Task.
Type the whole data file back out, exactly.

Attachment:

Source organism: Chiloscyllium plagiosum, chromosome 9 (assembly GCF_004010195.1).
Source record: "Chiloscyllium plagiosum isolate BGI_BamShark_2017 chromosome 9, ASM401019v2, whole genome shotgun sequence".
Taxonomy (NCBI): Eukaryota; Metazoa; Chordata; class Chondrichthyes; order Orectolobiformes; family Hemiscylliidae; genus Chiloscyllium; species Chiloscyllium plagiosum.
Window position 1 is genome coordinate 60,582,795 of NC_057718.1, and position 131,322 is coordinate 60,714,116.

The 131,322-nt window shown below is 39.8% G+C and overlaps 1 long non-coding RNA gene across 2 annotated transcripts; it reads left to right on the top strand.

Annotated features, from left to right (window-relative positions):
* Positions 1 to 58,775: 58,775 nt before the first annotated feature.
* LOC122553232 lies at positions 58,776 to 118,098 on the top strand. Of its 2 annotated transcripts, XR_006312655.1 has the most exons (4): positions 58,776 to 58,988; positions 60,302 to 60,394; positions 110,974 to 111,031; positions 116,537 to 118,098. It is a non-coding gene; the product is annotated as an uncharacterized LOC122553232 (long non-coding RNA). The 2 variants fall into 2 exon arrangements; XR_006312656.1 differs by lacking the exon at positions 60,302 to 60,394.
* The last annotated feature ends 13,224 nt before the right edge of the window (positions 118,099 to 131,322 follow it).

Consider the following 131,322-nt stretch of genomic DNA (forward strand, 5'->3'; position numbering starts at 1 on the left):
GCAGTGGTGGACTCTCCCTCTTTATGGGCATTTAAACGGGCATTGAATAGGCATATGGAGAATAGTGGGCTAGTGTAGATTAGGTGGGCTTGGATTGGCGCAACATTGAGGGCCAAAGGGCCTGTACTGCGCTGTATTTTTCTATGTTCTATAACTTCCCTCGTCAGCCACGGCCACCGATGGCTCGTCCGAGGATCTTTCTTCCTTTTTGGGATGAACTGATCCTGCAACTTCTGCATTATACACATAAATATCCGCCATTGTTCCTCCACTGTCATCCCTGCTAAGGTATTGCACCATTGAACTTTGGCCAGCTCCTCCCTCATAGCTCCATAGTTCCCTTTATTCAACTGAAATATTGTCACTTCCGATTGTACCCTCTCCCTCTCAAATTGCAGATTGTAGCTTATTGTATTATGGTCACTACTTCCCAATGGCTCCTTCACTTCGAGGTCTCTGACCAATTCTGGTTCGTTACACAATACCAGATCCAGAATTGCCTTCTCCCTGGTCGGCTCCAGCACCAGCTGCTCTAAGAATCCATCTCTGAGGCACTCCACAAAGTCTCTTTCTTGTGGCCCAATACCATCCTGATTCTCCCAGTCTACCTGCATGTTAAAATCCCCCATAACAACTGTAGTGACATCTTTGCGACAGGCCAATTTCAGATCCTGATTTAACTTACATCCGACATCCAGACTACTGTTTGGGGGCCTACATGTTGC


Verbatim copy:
Source organism: Chiloscyllium plagiosum, chromosome 9 (assembly GCF_004010195.1).
Source record: "Chiloscyllium plagiosum isolate BGI_BamShark_2017 chromosome 9, ASM401019v2, whole genome shotgun sequence".
Taxonomy (NCBI): Eukaryota; Metazoa; Chordata; class Chondrichthyes; order Orectolobiformes; family Hemiscylliidae; genus Chiloscyllium; species Chiloscyllium plagiosum.
Window position 1 is genome coordinate 60,582,795 of NC_057718.1, and position 131,322 is coordinate 60,714,116.

The 131,322-nt window shown below is 39.8% G+C and overlaps 1 long non-coding RNA gene across 2 annotated transcripts; it reads left to right on the top strand.

Annotated features, from left to right (window-relative positions):
* Positions 1 to 58,775: 58,775 nt before the first annotated feature.
* LOC122553232 lies at positions 58,776 to 118,098 on the top strand. Of its 2 annotated transcripts, XR_006312655.1 has the most exons (4): positions 58,776 to 58,988; positions 60,302 to 60,394; positions 110,974 to 111,031; positions 116,537 to 118,098. It is a non-coding gene; the product is annotated as an uncharacterized LOC122553232 (long non-coding RNA). The 2 variants fall into 2 exon arrangements; XR_006312656.1 differs by lacking the exon at positions 60,302 to 60,394.
* The last annotated feature ends 13,224 nt before the right edge of the window (positions 118,099 to 131,322 follow it).

Consider the following 131,322-nt stretch of genomic DNA (forward strand, 5'->3'; position numbering starts at 1 on the left):
GCAGTGGTGGACTCTCCCTCTTTATGGGCATTTAAACGGGCATTGAATAGGCATATGGAGAATAGTGGGCTAGTGTAGATTAGGTGGGCTTGGATTGGCGCAACATTGAGGGCCAAAGGGCCTGTACTGCGCTGTATTTTTCTATGTTCTATAACTTCCCTCGTCAGCCACGGCCACCGATGGCTCGTCCGAGGATCTTTCTTCCTTTTTGGGATGAACTGATCCTGCAACTTCTGCATTATACACATAAATATCCGCCATTGTTCCTCCACTGTCATCCCTGCTAAGGTATTGCACCATTGAACTTTGGCCAGCTCCTCCCTCATAGCTCCATAGTTCCCTTTATTCAACTGAAATATTGTCACTTCCGATTGTACCCTCTCCCTCTCAAATTGCAGATTGTAGCTTATTGTATTATGGTCACTACTTCCCAATGGCTCCTTCACTTCGAGGTCTCTGACCAATTCTGGTTCGTTACACAATACCAGATCCAGAATTGCCTTCTCCCTGGTCGGCTCCAGCACCAGCTGCTCTAAGAATCCATCTCTGAGGCACTCCACAAAGTCTCTTTCTTGTGGCCCAATACCATCCTGATTCTCCCAGTCTACCTGCATGTTAAAATCCCCCATAACAACTGTAGTGACATCTTTGCGACAGGCCAATTTCAGATCCTGATTTAACTTACATCCGACATCCAGACTACTGTTTGGGGGCCTACATGTTGC